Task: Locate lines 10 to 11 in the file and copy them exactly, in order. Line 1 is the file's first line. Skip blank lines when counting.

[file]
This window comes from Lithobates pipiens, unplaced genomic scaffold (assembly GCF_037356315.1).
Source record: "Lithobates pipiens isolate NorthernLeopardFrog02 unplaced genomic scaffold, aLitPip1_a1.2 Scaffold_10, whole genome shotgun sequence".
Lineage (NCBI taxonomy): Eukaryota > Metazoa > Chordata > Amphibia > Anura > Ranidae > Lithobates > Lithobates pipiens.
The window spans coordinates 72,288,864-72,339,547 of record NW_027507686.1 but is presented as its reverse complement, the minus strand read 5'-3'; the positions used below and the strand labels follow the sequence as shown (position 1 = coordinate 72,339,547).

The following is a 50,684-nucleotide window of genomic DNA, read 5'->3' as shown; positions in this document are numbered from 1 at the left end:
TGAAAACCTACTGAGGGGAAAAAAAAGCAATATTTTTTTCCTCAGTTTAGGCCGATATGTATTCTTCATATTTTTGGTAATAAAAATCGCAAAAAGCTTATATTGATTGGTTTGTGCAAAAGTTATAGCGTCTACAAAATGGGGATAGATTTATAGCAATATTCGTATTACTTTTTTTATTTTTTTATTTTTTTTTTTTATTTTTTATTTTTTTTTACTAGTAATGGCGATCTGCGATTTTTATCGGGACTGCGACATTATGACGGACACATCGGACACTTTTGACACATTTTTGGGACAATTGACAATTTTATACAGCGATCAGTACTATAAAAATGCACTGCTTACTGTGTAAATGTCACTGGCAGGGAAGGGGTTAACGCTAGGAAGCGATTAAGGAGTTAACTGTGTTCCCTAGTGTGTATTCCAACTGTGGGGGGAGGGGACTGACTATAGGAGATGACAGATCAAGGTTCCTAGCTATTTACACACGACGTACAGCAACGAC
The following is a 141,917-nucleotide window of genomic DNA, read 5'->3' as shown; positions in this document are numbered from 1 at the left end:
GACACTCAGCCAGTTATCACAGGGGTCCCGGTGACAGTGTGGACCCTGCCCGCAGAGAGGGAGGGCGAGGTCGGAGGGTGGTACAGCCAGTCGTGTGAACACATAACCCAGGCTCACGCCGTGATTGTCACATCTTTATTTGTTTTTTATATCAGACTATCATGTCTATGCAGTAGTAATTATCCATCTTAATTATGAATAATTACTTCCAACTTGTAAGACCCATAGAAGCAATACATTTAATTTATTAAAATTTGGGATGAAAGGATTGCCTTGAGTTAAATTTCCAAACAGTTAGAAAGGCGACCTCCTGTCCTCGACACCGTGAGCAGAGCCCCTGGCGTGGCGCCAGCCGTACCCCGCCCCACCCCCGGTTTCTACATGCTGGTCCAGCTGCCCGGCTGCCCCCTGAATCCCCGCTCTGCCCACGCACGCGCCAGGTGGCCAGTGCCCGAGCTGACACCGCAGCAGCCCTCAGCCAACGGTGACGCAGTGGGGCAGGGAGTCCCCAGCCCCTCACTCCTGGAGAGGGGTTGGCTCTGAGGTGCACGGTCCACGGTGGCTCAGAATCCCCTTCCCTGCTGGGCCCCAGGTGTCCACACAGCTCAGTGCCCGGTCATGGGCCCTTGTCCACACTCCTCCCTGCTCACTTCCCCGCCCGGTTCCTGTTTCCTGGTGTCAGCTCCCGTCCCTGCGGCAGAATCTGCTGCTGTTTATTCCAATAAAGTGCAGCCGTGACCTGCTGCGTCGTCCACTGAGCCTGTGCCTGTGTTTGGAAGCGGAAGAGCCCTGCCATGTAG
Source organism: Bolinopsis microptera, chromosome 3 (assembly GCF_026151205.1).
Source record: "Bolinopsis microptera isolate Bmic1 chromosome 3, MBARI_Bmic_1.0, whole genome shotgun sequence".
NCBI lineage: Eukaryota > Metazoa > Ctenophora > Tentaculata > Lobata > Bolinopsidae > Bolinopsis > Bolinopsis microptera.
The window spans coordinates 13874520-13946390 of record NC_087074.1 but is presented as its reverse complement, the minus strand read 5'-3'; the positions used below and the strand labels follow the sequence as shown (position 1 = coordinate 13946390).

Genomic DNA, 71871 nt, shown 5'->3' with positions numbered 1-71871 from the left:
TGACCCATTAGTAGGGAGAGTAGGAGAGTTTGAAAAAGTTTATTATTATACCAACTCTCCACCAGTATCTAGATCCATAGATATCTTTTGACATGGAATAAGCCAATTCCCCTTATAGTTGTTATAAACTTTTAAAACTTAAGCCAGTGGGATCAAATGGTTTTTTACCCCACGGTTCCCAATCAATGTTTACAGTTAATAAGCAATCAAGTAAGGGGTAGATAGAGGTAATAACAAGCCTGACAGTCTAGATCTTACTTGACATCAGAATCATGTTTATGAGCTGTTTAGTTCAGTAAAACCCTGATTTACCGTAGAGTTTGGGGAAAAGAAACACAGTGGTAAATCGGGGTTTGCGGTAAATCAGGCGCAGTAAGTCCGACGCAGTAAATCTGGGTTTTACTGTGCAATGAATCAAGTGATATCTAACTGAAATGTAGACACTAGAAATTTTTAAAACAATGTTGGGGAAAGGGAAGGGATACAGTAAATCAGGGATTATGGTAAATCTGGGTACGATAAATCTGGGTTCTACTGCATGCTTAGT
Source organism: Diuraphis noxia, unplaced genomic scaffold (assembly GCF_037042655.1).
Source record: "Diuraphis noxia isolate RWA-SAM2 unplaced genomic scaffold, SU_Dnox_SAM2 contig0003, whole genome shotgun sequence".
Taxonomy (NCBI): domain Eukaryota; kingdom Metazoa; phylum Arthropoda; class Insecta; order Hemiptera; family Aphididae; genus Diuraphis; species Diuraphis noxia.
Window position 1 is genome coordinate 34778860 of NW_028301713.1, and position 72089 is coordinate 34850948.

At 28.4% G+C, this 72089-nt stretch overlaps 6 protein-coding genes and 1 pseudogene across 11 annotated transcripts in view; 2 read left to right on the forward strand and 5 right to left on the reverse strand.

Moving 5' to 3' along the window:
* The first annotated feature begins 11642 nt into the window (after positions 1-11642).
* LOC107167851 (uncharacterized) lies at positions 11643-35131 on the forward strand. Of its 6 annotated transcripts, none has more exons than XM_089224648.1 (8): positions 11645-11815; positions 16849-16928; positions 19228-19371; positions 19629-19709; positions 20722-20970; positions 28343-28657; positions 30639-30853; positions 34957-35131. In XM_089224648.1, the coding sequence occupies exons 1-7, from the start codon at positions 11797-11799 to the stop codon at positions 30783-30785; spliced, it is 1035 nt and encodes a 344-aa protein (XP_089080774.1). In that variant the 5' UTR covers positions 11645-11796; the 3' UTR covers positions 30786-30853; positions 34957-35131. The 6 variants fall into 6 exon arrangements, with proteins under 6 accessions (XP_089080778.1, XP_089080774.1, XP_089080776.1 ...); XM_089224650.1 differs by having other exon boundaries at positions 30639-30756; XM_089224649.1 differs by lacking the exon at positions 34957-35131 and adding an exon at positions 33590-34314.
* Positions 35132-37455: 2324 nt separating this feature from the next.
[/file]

Source record: "Bolinopsis microptera isolate Bmic1 chromosome 3, MBARI_Bmic_1.0, whole genome shotgun sequence".
NCBI lineage: Eukaryota > Metazoa > Ctenophora > Tentaculata > Lobata > Bolinopsidae > Bolinopsis > Bolinopsis microptera.